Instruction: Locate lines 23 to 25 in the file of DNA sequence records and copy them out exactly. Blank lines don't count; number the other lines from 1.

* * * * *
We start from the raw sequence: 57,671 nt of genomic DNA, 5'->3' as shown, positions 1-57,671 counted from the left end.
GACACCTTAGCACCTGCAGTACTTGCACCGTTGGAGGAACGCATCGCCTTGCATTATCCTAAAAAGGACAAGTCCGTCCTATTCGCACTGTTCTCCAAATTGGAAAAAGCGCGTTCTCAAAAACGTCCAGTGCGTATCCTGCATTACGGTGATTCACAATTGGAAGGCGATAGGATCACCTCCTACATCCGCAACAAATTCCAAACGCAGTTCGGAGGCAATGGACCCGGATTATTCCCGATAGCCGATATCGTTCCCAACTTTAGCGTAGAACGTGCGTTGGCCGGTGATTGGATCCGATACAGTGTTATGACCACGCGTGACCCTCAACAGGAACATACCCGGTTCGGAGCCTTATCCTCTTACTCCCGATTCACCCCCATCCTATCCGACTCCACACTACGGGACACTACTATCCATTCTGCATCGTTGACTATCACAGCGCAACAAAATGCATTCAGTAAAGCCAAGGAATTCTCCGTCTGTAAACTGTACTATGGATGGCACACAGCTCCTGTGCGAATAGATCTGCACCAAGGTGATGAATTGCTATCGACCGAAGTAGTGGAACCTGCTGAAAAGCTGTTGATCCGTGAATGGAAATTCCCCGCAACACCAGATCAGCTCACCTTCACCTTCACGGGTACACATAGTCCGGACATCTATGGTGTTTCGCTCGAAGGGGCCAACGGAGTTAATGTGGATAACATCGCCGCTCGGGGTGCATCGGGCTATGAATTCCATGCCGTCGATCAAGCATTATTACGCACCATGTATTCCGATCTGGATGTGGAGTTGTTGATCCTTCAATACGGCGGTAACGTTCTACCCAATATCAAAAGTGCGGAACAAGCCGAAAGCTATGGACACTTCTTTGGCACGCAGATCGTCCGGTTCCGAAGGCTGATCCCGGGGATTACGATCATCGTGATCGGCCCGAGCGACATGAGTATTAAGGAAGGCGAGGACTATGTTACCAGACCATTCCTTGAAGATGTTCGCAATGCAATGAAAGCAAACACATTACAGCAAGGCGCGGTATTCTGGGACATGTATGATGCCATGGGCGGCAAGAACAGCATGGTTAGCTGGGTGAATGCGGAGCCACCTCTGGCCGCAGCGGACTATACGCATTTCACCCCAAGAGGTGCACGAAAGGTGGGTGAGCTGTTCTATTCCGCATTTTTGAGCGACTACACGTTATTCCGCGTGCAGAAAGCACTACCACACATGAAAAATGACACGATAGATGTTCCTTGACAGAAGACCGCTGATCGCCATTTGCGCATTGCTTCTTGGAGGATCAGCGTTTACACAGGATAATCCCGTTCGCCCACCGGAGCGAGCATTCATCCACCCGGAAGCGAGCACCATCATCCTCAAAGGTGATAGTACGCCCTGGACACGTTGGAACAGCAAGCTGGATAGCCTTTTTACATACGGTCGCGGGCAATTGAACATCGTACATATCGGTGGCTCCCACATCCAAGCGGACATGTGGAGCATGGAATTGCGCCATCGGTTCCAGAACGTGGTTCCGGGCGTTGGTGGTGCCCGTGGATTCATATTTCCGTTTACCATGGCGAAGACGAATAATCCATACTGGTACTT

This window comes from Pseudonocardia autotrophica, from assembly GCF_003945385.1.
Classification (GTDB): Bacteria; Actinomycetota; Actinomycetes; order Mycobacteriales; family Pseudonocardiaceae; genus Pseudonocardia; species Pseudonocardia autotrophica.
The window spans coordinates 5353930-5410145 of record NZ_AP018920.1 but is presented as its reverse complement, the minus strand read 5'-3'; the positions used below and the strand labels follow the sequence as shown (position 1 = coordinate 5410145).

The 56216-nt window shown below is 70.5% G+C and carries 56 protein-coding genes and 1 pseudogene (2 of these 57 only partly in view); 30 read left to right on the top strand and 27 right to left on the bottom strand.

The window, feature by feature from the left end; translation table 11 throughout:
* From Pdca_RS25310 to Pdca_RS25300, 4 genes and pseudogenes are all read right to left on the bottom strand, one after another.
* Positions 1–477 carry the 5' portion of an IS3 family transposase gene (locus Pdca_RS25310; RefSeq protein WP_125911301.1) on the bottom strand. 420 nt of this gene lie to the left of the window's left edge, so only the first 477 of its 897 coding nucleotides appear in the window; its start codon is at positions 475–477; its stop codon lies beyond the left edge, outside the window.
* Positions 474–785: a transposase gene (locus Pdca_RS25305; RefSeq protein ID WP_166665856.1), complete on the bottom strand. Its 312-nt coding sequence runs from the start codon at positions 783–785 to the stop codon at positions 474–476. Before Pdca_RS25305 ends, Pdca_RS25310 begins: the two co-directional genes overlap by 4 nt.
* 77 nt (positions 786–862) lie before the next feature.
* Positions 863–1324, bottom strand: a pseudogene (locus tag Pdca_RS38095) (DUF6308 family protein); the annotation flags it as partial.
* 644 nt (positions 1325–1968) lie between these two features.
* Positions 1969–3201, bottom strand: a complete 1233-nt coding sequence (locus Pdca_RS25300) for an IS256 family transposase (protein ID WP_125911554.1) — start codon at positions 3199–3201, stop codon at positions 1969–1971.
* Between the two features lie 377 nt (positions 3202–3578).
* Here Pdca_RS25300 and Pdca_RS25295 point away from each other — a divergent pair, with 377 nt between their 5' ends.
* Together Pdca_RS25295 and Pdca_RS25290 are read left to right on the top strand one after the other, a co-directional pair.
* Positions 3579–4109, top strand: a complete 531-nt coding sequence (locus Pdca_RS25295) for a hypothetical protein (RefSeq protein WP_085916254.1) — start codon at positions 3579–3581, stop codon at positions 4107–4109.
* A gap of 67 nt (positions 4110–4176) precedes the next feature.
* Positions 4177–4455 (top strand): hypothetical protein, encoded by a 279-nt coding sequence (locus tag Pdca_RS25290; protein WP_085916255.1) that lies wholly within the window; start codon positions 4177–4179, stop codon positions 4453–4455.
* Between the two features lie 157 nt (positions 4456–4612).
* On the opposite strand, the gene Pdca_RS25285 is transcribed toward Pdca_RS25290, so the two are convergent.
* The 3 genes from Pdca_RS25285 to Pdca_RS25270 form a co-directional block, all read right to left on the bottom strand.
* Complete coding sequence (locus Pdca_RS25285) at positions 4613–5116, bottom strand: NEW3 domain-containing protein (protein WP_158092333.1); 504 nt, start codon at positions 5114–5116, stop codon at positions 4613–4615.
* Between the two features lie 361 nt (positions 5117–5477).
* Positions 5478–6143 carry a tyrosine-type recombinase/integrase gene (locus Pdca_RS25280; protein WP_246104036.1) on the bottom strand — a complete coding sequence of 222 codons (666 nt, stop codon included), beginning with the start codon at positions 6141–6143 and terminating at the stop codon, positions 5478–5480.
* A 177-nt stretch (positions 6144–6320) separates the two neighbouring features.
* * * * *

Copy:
* The 3 genes from Pdca_RS25285 to Pdca_RS25270 form a co-directional block, all read right to left on the bottom strand.
* Complete coding sequence (locus Pdca_RS25285) at positions 4613–5116, bottom strand: NEW3 domain-containing protein (protein WP_158092333.1); 504 nt, start codon at positions 5114–5116, stop codon at positions 4613–4615.
* Between the two features lie 361 nt (positions 5117–5477).